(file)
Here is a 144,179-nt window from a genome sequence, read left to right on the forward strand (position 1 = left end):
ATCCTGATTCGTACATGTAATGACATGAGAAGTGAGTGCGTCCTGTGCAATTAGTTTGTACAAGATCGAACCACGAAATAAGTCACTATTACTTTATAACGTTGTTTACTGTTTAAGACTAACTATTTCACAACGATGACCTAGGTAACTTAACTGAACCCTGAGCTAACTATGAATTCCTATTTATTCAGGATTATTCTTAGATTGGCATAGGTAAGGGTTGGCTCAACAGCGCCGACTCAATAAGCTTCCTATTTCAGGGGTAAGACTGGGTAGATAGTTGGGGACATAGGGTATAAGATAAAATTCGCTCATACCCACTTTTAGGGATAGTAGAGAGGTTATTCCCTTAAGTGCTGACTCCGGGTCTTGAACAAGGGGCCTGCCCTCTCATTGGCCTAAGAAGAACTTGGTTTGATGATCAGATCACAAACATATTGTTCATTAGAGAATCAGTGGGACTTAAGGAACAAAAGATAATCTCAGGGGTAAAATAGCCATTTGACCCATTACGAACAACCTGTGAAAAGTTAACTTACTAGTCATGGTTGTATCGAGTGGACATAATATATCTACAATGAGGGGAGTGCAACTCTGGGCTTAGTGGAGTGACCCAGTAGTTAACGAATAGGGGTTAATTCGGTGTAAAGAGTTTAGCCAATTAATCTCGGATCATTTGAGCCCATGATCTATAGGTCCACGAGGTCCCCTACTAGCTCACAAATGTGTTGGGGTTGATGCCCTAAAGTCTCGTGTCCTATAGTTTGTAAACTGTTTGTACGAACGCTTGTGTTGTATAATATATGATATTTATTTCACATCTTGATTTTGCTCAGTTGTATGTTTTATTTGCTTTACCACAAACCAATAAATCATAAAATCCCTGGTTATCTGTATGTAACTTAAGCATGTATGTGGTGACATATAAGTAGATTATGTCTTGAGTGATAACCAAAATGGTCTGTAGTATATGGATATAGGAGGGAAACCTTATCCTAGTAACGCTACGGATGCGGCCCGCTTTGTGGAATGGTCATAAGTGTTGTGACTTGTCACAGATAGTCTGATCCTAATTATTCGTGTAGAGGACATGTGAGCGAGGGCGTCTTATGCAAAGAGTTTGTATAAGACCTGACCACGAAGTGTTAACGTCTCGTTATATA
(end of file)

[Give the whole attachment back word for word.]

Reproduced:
Here is a 144,179-nt window from a genome sequence, read left to right on the forward strand (position 1 = left end):
ATCCTGATTCGTACATGTAATGACATGAGAAGTGAGTGCGTCCTGTGCAATTAGTTTGTACAAGATCGAACCACGAAATAAGTCACTATTACTTTATAACGTTGTTTACTGTTTAAGACTAACTATTTCACAACGATGACCTAGGTAACTTAACTGAACCCTGAGCTAACTATGAATTCCTATTTATTCAGGATTATTCTTAGATTGGCATAGGTAAGGGTTGGCTCAACAGCGCCGACTCAATAAGCTTCCTATTTCAGGGGTAAGACTGGGTAGATAGTTGGGGACATAGGGTATAAGATAAAATTCGCTCATACCCACTTTTAGGGATAGTAGAGAGGTTATTCCCTTAAGTGCTGACTCCGGGTCTTGAACAAGGGGCCTGCCCTCTCATTGGCCTAAGAAGAACTTGGTTTGATGATCAGATCACAAACATATTGTTCATTAGAGAATCAGTGGGACTTAAGGAACAAAAGATAATCTCAGGGGTAAAATAGCCATTTGACCCATTACGAACAACCTGTGAAAAGTTAACTTACTAGTCATGGTTGTATCGAGTGGACATAATATATCTACAATGAGGGGAGTGCAACTCTGGGCTTAGTGGAGTGACCCAGTAGTTAACGAATAGGGGTTAATTCGGTGTAAAGAGTTTAGCCAATTAATCTCGGATCATTTGAGCCCATGATCTATAGGTCCACGAGGTCCCCTACTAGCTCACAAATGTGTTGGGGTTGATGCCCTAAAGTCTCGTGTCCTATAGTTTGTAAACTGTTTGTACGAACGCTTGTGTTGTATAATATATGATATTTATTTCACATCTTGATTTTGCTCAGTTGTATGTTTTATTTGCTTTACCACAAACCAATAAATCATAAAATCCCTGGTTATCTGTATGTAACTTAAGCATGTATGTGGTGACATATAAGTAGATTATGTCTTGAGTGATAACCAAAATGGTCTGTAGTATATGGATATAGGAGGGAAACCTTATCCTAGTAACGCTACGGATGCGGCCCGCTTTGTGGAATGGTCATAAGTGTTGTGACTTGTCACAGATAGTCTGATCCTAATTATTCGTGTAGAGGACATGTGAGCGAGGGCGTCTTATGCAAAGAGTTTGTATAAGACCTGACCACGAAGTGTTAACGTCTCGTTATATA